BMW manager set to join E.ON supervisory board as energy, auto sectors converge

FILE PHOTO: Klaus Froehlich, board member of German luxury carmaker BMW attends the company's annual news conference in Munich, Germany, March 21, 2018. REUTERS/Michael Dalder

FRANKFURT (Reuters) - Klaus Froehlich, the BMW BMWG.DE board member in charge of development, is set to join energy group E.ON's EONGn.DE supervisory board, the latest sign of convergence between both sectors in the area of electric mobility.

E.ON will propose Froehlich as a candidate at its annual general meeting scheduled for May 9, according to the event’s official invitation published on E.ON’s website on Tuesday. He will remain in his position at BMW.

Carmakers and utilities have increased cooperation in the wake of an expected boom in battery-powered vehicles, requiring both industries to radically rethink their supply chains and business models.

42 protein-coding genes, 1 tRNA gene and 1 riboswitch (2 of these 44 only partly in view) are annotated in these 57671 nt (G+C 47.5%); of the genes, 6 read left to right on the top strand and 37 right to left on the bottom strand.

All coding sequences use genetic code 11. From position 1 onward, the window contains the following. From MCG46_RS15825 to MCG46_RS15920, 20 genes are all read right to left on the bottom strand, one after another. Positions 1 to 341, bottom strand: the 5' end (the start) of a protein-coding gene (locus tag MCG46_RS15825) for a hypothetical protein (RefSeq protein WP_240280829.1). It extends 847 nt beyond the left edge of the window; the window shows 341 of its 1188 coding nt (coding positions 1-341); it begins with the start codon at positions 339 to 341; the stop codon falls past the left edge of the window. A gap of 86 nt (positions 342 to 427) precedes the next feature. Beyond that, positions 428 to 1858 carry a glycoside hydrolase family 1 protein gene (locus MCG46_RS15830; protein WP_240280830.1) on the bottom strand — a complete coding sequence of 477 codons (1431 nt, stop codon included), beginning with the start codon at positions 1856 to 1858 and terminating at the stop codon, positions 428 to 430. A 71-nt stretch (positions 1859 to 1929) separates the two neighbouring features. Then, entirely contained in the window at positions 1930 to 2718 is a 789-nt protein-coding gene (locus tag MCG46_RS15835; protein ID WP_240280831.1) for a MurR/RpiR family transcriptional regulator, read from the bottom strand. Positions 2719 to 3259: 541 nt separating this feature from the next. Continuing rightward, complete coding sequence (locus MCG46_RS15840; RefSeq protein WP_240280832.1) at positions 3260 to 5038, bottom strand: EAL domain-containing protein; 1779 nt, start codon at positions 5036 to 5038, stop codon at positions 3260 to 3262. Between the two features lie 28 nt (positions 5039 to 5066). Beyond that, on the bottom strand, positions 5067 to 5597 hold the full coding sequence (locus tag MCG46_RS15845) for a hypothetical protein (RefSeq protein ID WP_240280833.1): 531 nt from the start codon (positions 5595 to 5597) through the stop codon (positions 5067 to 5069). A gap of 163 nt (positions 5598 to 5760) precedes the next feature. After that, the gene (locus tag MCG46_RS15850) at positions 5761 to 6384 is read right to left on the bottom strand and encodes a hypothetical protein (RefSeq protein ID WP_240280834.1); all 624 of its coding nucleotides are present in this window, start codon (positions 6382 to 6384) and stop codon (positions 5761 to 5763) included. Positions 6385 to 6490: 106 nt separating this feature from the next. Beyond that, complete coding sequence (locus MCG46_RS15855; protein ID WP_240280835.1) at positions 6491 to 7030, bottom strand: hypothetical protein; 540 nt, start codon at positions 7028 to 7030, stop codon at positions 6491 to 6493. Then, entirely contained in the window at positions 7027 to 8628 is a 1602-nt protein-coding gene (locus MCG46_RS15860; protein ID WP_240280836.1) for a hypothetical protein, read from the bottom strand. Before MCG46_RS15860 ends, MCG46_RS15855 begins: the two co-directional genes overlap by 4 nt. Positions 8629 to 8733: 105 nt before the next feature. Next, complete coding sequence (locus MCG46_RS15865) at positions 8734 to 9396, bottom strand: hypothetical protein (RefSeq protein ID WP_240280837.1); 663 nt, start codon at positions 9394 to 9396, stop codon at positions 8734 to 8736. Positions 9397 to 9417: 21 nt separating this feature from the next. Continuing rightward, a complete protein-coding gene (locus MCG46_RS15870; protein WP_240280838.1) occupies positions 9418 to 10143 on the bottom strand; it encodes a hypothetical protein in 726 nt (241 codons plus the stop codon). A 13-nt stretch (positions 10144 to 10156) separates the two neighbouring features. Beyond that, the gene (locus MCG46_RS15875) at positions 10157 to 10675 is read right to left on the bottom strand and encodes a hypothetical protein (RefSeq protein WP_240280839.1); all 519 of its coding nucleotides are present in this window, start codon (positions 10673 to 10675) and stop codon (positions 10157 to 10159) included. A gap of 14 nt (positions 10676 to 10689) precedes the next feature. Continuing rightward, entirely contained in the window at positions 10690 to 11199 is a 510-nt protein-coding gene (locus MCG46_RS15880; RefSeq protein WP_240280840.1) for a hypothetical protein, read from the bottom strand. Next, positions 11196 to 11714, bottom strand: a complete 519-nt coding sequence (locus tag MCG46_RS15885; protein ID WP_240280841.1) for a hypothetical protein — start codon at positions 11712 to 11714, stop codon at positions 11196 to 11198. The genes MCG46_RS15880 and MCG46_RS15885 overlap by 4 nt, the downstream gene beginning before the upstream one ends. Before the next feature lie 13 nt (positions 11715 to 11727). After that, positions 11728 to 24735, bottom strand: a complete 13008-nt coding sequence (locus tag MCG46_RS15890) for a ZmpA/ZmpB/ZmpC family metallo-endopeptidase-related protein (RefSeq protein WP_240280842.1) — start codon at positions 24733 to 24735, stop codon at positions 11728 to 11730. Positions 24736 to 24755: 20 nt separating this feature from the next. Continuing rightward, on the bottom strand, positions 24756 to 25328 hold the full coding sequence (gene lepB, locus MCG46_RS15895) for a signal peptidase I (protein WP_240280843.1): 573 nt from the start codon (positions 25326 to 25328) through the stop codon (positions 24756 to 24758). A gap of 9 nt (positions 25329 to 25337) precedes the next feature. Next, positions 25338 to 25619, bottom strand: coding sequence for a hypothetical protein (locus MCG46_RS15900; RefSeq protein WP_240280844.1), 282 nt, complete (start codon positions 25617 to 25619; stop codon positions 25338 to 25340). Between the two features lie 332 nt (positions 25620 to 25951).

Most advanced in e-mobility among German carmakers, BMW unveiled its first battery electric car in 2013, and has been working on different generations of battery, software and electric motor technology since then.

It wants to add 25 new electrified models by 2025, of which 12 vehicles will be fully battery electric variants.

The cross-industry trend also includes executives swapping industries, such as Stefan von Dobschuetz, who last year joined German energy group Innogy IGY.DE to co-head its e-mobility unit after serving as general manager for BMW's electric i brand.

Under a landmark deal to break up Innogy, unveiled last month, its e-mobility unit will be swallowed by E.ON, which already has a similar business and will get greater scale in the quest to built the infrastructure needed for electric cars.

Some carmakers have also started to enter the utility business, taking a leaf out of Tesla's TSLA.O strategy book of offering cars, charging infrastructure and batteries.

Renault-Nissan RENA.PA7201.T, for example, is drawing up plans to build a 100 megawatt power storage plant in Europe, hoping to give electric car batteries a second life in a project that could eventually compete with utilities.

Reporting by Christoph Steitz; Editing by Adrian Croft